Actors of Yaksagana have satisfied the tastes of the audiences. They are completely aware of the delicate touches of gestures and speed, helped by the make-up artists, the property man and even the prompter. The Yakshagana artist is at once a make-up expert, a dancer, and an effective actor with convincing declamatory powers. He, at the outset, should be strong physically; for the costumes of Yakshagana are cumbrous and heavy, its dances vigorous and entrancing. Above all, he should possess great presence of mind and cold commonsense. As in the case of the actor of the modern stage, the spoken word is not written down for the Yakshagana artist. The Bhagavata recites a verse and presents a theme to the artist to elaborate with his own words and acting. The spoken word is original, spontaneous and extempore. The prompter does not exist in the world of Yakshagana. It is this freedom of the artist and absence of any written dialogue that enlivens the performance and makes it new and sustaining every time. The prose interpretation demands that he should be alert every time though he may have played the same role in the same prabandha many times before. During a performance he lives in a state of real dramatic suspense as he would have no sure chance of knowing what his opponent would say next. This handicap is also the advantage of Yakshagana, for it changes the complexion of the dialogue and provides scope for alteration and improvement in characterisation. An artist would achieve the art of acting in Yakshagana only after careful observation and meticulous training for years, but the successful artists enjoyed a high status and honour in the coastal villages, and when they visited cities, they made a lasting impression on the urban audiences. They had a rare understanding of the secrets of acting and would compare well with any Indian or Western artist of the professional stage or screen.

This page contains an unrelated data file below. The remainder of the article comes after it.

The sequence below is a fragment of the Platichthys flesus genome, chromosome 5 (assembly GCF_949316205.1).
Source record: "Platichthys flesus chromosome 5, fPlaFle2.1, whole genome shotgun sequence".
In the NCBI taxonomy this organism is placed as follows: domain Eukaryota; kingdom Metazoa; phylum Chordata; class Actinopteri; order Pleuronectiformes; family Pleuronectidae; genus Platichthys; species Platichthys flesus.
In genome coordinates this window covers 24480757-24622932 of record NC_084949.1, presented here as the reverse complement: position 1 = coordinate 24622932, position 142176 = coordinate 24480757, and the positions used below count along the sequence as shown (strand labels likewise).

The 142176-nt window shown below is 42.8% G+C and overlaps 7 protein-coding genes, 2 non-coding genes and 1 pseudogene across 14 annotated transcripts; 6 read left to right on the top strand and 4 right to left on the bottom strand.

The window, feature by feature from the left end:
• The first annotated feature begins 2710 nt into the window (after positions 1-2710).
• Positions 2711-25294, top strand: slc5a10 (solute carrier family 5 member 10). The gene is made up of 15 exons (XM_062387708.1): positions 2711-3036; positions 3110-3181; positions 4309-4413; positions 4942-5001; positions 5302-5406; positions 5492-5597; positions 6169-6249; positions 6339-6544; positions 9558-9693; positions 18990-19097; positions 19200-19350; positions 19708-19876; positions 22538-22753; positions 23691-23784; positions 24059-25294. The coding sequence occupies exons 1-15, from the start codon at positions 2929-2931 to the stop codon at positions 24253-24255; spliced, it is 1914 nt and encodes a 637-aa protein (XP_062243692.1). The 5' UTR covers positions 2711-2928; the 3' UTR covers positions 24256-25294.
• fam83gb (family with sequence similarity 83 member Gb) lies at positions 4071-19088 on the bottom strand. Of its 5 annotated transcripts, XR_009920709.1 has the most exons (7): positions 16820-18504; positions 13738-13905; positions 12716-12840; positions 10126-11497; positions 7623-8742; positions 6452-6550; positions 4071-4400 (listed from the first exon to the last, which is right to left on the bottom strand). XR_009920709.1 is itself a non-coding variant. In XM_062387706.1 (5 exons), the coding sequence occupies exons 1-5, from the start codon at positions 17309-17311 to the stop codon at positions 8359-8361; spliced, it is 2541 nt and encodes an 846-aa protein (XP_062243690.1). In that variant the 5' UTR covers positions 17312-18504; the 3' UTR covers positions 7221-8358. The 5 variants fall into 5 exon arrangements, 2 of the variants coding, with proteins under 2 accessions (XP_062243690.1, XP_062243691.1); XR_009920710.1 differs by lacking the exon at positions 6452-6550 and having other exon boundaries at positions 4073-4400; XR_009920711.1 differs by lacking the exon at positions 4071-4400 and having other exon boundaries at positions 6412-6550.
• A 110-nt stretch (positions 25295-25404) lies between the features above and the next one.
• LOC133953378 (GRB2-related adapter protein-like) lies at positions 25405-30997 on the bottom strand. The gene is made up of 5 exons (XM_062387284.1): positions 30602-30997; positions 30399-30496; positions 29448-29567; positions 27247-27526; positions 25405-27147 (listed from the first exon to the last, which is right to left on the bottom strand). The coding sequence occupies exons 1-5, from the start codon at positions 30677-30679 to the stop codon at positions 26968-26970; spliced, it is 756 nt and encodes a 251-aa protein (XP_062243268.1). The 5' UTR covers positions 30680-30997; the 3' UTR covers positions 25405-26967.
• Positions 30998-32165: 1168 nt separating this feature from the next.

Some of the masters in the art who are remembered even today are Kumbale Naranappa for portraying roles of humour, Kokkarane Ganapati for female roles, Kumbale Malinga for leading grand roles like Ravana and Balarama, and Upparahalli Shesha playing sublime characters like Karna. The legacy of this glorious art is ably borne today by experts like Keremane Sivarama Hegde, Karki Paramayya, Murur Devara Hegde, Brahma vara Veerabhadra and others in North Canara (Badagu tittu), and K. Vittala Sastri, Narayana Bhatta, Dejasetti, Haladi Rama and others in South Canara. When a performance of K. Shivarama Hegade or K. Vittal Sastri is witnessed, one feels that Yakshagana, in spite of the ravages of time and various pseudo-modern influences, has yet retained the rich traditions of Karnataka and if the art is supported, it would undoubtedly see brighter days.